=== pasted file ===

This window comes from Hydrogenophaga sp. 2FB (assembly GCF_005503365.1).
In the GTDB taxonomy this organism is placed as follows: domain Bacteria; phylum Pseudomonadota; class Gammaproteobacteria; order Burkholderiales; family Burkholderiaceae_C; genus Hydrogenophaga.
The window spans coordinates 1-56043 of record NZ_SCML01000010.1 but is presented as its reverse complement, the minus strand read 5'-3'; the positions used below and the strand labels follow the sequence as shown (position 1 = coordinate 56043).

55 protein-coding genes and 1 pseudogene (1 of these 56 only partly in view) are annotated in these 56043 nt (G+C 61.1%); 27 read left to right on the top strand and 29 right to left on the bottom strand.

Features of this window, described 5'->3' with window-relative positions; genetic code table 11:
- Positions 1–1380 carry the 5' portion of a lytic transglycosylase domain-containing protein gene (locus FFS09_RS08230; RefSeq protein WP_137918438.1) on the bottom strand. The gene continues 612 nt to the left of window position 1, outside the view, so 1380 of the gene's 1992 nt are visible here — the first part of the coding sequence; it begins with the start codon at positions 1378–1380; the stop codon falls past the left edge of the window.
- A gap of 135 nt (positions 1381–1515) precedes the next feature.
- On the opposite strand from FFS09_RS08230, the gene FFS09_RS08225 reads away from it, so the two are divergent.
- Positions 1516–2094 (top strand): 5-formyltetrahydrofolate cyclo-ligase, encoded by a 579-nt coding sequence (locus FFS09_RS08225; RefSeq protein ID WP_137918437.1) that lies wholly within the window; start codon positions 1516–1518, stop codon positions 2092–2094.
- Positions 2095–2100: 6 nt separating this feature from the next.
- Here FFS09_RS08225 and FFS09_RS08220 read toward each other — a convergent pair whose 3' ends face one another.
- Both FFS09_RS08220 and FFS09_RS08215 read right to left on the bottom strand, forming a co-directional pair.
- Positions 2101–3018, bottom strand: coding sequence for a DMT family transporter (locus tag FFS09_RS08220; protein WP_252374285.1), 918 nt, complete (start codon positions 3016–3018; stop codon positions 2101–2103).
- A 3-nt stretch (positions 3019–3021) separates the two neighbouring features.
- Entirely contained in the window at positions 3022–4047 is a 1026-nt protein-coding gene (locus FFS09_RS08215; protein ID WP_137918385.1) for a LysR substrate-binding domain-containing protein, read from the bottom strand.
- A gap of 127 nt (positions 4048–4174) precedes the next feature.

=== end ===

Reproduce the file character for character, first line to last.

This window comes from Hydrogenophaga sp. 2FB (assembly GCF_005503365.1).
In the GTDB taxonomy this organism is placed as follows: domain Bacteria; phylum Pseudomonadota; class Gammaproteobacteria; order Burkholderiales; family Burkholderiaceae_C; genus Hydrogenophaga.
The window spans coordinates 1-56043 of record NZ_SCML01000010.1 but is presented as its reverse complement, the minus strand read 5'-3'; the positions used below and the strand labels follow the sequence as shown (position 1 = coordinate 56043).

55 protein-coding genes and 1 pseudogene (1 of these 56 only partly in view) are annotated in these 56043 nt (G+C 61.1%); 27 read left to right on the top strand and 29 right to left on the bottom strand.

Features of this window, described 5'->3' with window-relative positions; genetic code table 11:
- Positions 1–1380 carry the 5' portion of a lytic transglycosylase domain-containing protein gene (locus FFS09_RS08230; RefSeq protein WP_137918438.1) on the bottom strand. The gene continues 612 nt to the left of window position 1, outside the view, so 1380 of the gene's 1992 nt are visible here — the first part of the coding sequence; it begins with the start codon at positions 1378–1380; the stop codon falls past the left edge of the window.
- A gap of 135 nt (positions 1381–1515) precedes the next feature.
- On the opposite strand from FFS09_RS08230, the gene FFS09_RS08225 reads away from it, so the two are divergent.
- Positions 1516–2094 (top strand): 5-formyltetrahydrofolate cyclo-ligase, encoded by a 579-nt coding sequence (locus FFS09_RS08225; RefSeq protein ID WP_137918437.1) that lies wholly within the window; start codon positions 1516–1518, stop codon positions 2092–2094.
- Positions 2095–2100: 6 nt separating this feature from the next.
- Here FFS09_RS08225 and FFS09_RS08220 read toward each other — a convergent pair whose 3' ends face one another.
- Both FFS09_RS08220 and FFS09_RS08215 read right to left on the bottom strand, forming a co-directional pair.
- Positions 2101–3018, bottom strand: coding sequence for a DMT family transporter (locus tag FFS09_RS08220; protein WP_252374285.1), 918 nt, complete (start codon positions 3016–3018; stop codon positions 2101–2103).
- A 3-nt stretch (positions 3019–3021) separates the two neighbouring features.
- Entirely contained in the window at positions 3022–4047 is a 1026-nt protein-coding gene (locus FFS09_RS08215; protein ID WP_137918385.1) for a LysR substrate-binding domain-containing protein, read from the bottom strand.
- A gap of 127 nt (positions 4048–4174) precedes the next feature.